May 26
    Seth Ausubel
    Insects in Focus


    While many people view insects as pests or nuisances, this largest group in the animal kingdom is incredibly varied and important in its ecology. Many are beautiful and hauntingly alien when viewed up close through the camera lens. Seth Ausubel will reveal some of this beauty and tell their stories.

    Seth is a marine biologist by training and works in the field of water quality and watershed management. He has been an avid birder for over 20 years and has a unending interest photographing bugs in the field. Come join us as we explore the world of bugs in focus.


    Transforming Your Yard

    1. Take Audubon’s Healthy Yard Pledge to promote bird-friendly communities. Pledge to remove invasive exotic plants; plant native species; reduce pesticide use; conserve water; protect water quality; and support birds and other wildlife.
    2. Begin small and have a plan. “Someone always comes up [after a talk] and says, ‘I’m going to run home and rip out all my lawn,” says Doug Tallamy, author of the renowned gardening book Bringing Nature Home. “That is not my recommendation. If you take something out, be ready to replace it.” He suggests an easier pace. “This can be a hobby. You don’t have to do it all at once.” Or, for instant results, hire someone to do the work. If you already pay to have your lawn cut and cared for, you might consider putting at least part of that budget toward managing your yard in a way that’s more beneficial to birds.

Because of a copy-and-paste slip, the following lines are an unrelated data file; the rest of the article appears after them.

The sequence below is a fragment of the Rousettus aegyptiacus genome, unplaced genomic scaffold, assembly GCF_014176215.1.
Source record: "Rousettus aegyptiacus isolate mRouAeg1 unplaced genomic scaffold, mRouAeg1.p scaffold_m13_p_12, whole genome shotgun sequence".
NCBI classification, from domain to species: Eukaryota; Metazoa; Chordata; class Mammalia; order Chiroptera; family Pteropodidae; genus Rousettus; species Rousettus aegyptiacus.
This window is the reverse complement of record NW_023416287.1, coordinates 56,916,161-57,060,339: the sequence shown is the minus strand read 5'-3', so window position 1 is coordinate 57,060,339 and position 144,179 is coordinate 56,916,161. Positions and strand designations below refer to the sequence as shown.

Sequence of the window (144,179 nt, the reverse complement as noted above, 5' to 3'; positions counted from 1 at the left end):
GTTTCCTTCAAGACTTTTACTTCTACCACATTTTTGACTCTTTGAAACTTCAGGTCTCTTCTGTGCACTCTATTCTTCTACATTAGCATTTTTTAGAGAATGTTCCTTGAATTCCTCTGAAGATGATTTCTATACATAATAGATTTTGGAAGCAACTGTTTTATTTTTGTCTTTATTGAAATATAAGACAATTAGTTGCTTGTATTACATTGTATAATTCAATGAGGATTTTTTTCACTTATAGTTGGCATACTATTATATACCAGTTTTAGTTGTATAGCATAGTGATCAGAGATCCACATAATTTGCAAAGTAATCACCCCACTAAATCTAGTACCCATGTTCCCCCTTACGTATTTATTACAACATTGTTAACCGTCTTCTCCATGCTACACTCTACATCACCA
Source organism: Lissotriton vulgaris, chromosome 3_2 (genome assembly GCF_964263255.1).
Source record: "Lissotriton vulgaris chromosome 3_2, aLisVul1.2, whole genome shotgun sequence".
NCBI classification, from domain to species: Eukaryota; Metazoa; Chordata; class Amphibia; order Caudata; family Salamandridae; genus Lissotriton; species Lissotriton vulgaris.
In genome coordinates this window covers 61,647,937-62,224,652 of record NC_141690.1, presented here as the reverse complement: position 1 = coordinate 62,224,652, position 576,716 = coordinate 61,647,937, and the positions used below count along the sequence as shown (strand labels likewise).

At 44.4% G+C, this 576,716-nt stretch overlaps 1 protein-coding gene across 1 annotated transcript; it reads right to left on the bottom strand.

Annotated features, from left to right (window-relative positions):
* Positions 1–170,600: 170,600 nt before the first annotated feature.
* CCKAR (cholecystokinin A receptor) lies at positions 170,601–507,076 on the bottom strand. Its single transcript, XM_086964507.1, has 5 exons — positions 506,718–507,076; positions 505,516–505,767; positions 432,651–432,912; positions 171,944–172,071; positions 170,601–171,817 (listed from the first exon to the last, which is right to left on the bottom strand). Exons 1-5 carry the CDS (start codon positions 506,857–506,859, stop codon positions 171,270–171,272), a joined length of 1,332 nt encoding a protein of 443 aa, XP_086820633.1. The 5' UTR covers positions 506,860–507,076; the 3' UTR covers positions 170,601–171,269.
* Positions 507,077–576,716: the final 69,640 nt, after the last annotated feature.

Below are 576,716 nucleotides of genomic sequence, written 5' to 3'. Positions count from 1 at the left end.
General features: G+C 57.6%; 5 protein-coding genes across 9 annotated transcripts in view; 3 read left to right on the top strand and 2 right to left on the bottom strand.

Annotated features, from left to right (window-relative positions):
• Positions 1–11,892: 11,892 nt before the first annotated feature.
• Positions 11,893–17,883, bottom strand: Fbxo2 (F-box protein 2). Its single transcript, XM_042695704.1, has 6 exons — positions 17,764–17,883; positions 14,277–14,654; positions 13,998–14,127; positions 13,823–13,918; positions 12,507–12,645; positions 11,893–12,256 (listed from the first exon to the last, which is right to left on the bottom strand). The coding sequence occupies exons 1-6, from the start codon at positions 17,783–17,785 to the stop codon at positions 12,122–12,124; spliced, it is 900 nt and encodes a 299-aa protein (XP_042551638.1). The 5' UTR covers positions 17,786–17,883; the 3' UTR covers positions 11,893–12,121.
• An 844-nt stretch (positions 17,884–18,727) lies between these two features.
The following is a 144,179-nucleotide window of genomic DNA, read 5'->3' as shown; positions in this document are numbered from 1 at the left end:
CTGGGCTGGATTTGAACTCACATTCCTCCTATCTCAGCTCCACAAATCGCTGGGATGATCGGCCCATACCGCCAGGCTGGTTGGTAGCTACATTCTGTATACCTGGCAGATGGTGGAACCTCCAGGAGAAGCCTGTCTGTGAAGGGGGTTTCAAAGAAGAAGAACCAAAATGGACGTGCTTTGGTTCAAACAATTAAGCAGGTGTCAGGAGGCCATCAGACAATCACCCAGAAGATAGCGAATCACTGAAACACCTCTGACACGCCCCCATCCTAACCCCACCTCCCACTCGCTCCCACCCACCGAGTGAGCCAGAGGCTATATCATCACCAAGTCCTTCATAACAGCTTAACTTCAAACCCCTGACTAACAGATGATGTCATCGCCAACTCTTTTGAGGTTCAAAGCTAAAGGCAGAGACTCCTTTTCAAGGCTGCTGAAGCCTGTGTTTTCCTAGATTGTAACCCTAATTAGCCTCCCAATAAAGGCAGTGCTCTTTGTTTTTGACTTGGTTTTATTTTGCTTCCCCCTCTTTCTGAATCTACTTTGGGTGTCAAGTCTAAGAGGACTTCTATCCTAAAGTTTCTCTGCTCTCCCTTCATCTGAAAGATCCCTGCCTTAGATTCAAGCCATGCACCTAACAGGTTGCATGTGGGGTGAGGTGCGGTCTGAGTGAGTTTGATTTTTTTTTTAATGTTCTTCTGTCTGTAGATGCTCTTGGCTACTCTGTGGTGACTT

3. Convert the salespeople at your nursery. If you go to one with the name of a native plant that you want to buy, they will likely take you to the closest thing in stock. “What you say to them is, ‘That’s not what I want. Can you get this for me?’ And if they can’t, you walk away,” says Tallamy. “If they hear that enough they’ll start carrying this stuff.” (Find resources that can help you locate plants native to your region at audubonmagazine.org.)